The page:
employed more than 85,000 Native Americans made
    certain PWA, WPA, CCC, and NYA hired Native
  • Indian Reorganization Act, 1934 terminated Dawes
    Act, provided funds for land purchases,
    recognized Native American constitutions,
    repealed prohibitions on Native American culture
  • Additional funds were provided for Native
    American schools, hospitals, and social welfare

Nine Old Men
  • Schechter Poultry Corporation v. United States
    (1935) struck down NRA
  • United States v. Butler (1936) struck down AAA
  • Also in 1936, Supreme Court struck down New York
    state minimum wage law

Court Packing
  • Roosevelt supporters introduced over a hundred
    bills in Congress to curb judiciarys power
  • After landslide reelection in 1936, Roosevelt
    proposed his court-packing scheme
  • Add one new member to the Supreme Court for every
    judge who had reached the age of 70 without
    retiring (there were six in 1936)
  • Also offered a very generous pension program for
    retiring federal judges

Court Packing
Court Packing
  • Conservatives and liberal denounced the scheme
    and Roosevelt for attacking the separation of
  • Court ended the crisis by shifting ground
  • NLRB v. Jones Laughlin Steel Corp. (1937)
    upheld Wagner Act
  • Approved Washington state minimum-wage law
  • Roosevelt still wasted political strength on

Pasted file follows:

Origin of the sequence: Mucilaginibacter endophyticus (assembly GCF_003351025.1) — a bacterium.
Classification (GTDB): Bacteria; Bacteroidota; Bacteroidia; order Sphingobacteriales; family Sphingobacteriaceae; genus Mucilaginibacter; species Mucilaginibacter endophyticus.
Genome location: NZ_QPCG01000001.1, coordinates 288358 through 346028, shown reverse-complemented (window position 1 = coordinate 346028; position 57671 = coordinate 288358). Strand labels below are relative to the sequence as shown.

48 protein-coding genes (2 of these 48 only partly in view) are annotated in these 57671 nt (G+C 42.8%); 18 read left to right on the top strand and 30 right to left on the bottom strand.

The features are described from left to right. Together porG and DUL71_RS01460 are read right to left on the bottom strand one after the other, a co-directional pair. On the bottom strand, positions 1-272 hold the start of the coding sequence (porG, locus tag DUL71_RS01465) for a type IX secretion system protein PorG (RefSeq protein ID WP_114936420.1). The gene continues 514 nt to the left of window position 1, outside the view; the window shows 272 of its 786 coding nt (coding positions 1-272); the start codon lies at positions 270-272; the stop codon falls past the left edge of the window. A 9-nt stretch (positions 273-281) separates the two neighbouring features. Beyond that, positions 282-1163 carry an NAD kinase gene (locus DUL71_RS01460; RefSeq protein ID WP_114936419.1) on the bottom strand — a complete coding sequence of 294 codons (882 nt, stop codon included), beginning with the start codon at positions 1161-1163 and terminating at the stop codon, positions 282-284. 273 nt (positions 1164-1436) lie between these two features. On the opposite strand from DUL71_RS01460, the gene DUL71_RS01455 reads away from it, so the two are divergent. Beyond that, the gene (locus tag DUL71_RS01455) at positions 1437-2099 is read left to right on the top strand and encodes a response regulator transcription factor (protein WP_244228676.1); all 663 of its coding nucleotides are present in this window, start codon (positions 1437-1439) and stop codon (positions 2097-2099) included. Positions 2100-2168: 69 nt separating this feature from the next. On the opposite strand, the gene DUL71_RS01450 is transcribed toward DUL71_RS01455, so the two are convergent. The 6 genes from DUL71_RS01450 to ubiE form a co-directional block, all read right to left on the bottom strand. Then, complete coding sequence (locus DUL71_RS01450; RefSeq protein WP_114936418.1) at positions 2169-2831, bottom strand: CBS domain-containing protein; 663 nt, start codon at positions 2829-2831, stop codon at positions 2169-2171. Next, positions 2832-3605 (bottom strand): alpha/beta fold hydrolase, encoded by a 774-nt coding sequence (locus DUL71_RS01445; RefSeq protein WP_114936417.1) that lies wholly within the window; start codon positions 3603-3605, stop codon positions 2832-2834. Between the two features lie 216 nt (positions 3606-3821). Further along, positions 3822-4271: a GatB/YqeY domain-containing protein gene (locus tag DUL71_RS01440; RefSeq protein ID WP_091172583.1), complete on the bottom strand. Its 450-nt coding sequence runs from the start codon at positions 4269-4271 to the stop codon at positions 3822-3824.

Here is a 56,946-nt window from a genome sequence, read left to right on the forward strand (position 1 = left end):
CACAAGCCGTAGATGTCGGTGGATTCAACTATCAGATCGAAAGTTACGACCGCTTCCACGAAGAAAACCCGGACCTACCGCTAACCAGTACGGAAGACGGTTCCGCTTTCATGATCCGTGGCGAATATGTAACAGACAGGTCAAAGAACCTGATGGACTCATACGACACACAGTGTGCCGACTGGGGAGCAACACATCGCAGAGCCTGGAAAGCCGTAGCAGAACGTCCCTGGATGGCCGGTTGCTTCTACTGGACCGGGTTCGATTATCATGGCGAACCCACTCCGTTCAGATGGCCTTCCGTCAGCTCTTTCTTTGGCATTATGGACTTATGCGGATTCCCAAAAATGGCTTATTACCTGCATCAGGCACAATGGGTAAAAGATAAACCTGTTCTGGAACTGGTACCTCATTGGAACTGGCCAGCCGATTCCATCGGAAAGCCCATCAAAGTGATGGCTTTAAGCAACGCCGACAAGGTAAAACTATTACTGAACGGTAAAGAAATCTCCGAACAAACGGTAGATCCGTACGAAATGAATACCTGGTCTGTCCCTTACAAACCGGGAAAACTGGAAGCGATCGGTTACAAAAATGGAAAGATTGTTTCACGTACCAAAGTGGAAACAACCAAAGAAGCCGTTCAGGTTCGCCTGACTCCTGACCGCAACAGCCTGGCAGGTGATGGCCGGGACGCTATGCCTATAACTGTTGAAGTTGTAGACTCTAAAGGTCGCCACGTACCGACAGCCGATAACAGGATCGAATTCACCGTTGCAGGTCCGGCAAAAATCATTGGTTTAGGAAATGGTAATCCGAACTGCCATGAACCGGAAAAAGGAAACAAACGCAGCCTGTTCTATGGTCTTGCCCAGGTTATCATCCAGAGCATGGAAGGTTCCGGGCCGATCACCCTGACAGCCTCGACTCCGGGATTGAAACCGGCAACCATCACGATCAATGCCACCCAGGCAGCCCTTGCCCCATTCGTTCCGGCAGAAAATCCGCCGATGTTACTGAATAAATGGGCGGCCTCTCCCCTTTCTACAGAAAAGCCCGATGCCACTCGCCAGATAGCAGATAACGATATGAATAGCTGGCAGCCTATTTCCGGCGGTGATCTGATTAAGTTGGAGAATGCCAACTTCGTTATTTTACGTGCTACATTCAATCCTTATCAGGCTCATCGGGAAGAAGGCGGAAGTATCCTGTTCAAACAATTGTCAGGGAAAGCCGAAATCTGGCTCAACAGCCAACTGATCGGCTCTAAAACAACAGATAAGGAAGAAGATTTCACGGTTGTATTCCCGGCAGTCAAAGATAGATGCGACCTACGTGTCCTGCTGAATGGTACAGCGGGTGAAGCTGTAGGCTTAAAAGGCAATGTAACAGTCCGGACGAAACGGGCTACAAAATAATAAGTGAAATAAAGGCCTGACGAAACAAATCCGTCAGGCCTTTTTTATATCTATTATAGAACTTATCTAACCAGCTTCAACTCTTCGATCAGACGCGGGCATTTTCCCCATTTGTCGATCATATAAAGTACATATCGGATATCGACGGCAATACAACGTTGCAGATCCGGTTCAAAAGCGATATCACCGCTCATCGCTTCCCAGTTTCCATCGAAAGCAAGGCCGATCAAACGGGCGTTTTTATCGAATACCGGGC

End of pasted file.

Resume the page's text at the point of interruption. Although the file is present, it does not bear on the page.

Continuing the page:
court packing scheme pension plan was passed
  • By 1941, Roosevelt had named five new justices
    including Hugo Black Roosevelt Court
    significantly expanded governments role in the
    economy and in civil liberties

Depression of 1937
  • Roosevelt Recession Industrial production
    fell by 40 percent, unemployment rose by 4
    million and stock prices plunged 48 percent
  • Secretary of Treasury Henry Morgenthau had
    convinced Roosevelt to cut federal spending in an
    effort to balance the budget and restore business
    confidence reassured by good economic news of
  • By 1938, reform spirit was gone in Congress
    conservative southern Democrats and northern
    Republicans blocked all efforts to expand the New

Depression of 1937
  • 1938 midterm congressional elections and
    Roosevelts attempted purge intensified
    conservative-liberal split in Democratic Party
  • Created a stalemate Roosevelt could not pass any